Many specialists have come to the view that the /dev/random "blocking" phenomenon is a needless bogeyman, and maybe it is. To me, it's just kind of an interesting bit of lore.

I used to care deeply about these sorts of things when I worked at Novell (who bought UNIX from AT&T years ago, before acquiring SuSE Linux), back when I was on the Inventions Committee. We cared a lot about identity management, and that meant caring a lot about cryptography and related matters.

So (to go back to the beginning) what was the Great Idea I woke up with? Basically, I thought of one more source of non-deterministic entropy that could be folded into the entropy pool on UNIX machines. It occurred to me that Java's gc() method, the famous "do a garbage collection" method that isn't guaranteed to run (how hilarious is that?), should return a value immediately. It should return the time, in milliseconds, since the last garbage collection. Garbage collection events are non-deterministic (a known source of mayhem in the Java and .NET worlds). Why not harness that, for entropy purposes?

The problem is, GC events don't happen very often. (But neither do interrupts.) So to make this idea practical, you'd probably want to be able to collect gc() return values across a network of machines, to moot the availability problem. You would need to filter the collected responses appropriately to extract the net entropy from the responses (in case there's a man in the middle trying to overwhelm you with non-entropy), but entropy whitening is a well-known art, blah blah blah. Ideally, you want the collecting machine to have its own (secret) dispositioning algorithms for accumulating entropy from certain nodes, dropping input from others, etc., based on node reputations, as covered in a patent I did several years ago with Stephen R Carter.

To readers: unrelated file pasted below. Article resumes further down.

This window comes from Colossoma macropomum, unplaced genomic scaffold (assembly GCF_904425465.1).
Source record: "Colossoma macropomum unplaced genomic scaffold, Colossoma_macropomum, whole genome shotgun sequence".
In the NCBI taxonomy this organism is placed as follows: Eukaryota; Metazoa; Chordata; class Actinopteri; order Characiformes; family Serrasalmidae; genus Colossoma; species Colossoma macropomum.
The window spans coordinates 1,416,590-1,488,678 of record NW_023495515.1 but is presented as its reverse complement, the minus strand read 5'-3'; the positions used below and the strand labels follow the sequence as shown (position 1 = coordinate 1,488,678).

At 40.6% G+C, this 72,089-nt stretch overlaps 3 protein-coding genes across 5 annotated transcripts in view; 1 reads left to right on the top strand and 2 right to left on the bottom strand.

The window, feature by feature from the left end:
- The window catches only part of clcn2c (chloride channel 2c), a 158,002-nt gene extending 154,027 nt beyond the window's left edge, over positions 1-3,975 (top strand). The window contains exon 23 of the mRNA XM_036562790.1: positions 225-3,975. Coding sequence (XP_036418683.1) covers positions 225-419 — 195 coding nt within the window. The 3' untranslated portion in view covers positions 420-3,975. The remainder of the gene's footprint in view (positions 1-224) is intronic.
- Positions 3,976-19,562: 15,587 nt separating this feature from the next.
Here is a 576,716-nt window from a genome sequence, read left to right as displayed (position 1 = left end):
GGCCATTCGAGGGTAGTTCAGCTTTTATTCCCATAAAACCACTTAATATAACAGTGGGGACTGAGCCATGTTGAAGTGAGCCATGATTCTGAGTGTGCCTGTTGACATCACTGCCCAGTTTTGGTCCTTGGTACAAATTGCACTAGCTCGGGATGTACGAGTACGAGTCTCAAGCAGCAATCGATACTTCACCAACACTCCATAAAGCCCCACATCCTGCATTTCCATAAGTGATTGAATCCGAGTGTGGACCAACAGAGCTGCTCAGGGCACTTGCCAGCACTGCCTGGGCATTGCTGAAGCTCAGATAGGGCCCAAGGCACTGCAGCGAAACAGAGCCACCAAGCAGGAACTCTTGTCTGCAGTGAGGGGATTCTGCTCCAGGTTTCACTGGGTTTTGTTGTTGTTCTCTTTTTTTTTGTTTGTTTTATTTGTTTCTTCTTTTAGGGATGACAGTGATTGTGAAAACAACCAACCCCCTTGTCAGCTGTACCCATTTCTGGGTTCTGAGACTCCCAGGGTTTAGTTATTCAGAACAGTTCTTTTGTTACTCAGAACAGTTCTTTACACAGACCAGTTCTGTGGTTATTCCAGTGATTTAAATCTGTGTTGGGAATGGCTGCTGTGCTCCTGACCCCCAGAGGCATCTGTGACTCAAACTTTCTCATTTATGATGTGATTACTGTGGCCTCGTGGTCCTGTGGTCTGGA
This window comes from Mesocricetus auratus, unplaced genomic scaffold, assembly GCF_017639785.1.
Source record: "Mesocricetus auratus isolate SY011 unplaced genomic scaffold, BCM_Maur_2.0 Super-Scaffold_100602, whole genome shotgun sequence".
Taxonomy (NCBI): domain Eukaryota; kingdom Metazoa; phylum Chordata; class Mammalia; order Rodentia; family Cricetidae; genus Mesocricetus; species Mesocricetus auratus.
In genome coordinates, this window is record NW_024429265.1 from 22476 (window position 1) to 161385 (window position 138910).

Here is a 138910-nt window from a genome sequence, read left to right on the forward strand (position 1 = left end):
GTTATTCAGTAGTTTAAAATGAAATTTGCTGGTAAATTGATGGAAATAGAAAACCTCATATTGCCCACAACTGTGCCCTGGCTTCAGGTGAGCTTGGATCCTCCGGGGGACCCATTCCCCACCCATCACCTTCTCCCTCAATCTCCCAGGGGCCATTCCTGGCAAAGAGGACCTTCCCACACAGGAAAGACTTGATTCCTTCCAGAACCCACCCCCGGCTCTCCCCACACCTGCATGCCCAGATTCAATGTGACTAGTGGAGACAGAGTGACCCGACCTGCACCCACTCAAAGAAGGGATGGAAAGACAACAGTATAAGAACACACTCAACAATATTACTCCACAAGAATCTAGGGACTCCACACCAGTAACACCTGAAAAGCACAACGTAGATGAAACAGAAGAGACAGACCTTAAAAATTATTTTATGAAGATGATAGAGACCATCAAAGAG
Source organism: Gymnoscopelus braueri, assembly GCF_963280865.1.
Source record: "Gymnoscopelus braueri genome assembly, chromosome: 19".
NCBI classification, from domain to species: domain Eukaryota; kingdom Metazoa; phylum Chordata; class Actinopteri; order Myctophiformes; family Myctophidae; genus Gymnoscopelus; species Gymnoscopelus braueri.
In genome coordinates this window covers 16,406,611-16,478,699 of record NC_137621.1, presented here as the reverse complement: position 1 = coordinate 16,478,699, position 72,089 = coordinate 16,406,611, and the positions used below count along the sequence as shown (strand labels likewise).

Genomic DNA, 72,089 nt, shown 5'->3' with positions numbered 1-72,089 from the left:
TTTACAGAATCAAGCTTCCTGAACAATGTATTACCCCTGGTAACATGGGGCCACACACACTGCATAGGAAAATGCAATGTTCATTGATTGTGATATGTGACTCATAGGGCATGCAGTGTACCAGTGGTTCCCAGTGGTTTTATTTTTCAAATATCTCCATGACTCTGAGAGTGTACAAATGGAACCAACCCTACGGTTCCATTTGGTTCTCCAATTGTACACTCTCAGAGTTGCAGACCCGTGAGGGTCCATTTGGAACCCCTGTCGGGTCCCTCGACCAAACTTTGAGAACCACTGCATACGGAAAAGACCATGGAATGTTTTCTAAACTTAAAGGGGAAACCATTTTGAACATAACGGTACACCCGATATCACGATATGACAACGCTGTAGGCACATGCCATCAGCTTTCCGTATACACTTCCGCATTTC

If none of this "entropy" stuff makes sense to you (I don't blame you), it might help if you took a look at my post, Information Theory in Three Minutes (which got 57,929 views!), which introduces the concept of Shannon entropy.

It might also help if I switched to decaf. But that's another matter.
Come on. That's funny.

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Friday, February 05, 2016

Friday Water Cooler

Every week, on my Twitter timeline, I tweet a lot of disturbing left-wing crap mind-twisting news stories (according to Twitter Analytics, I made a million impressions this week, all of them bad). These are the stories that wouldn't fit in a 140-character outburst:

Programmers: Stop Calling Yourselves Engineers (theatlantic.com). Author Ian Bogost argues, more or less persuasively, that “Engineer” is merely an aspirational title, when it comes to software development. "Traditional engineers are regulated, certified, and subject to apprenticeship and continuing education. Engineering claims an explicit responsibility to public safety and reliability, even if it doesn’t always deliver." The article is well-written, but doesn't contain a call to action (other than the title), nor a proposed solution, so it qualifies as a rant. But it's a a good one, a worthy one.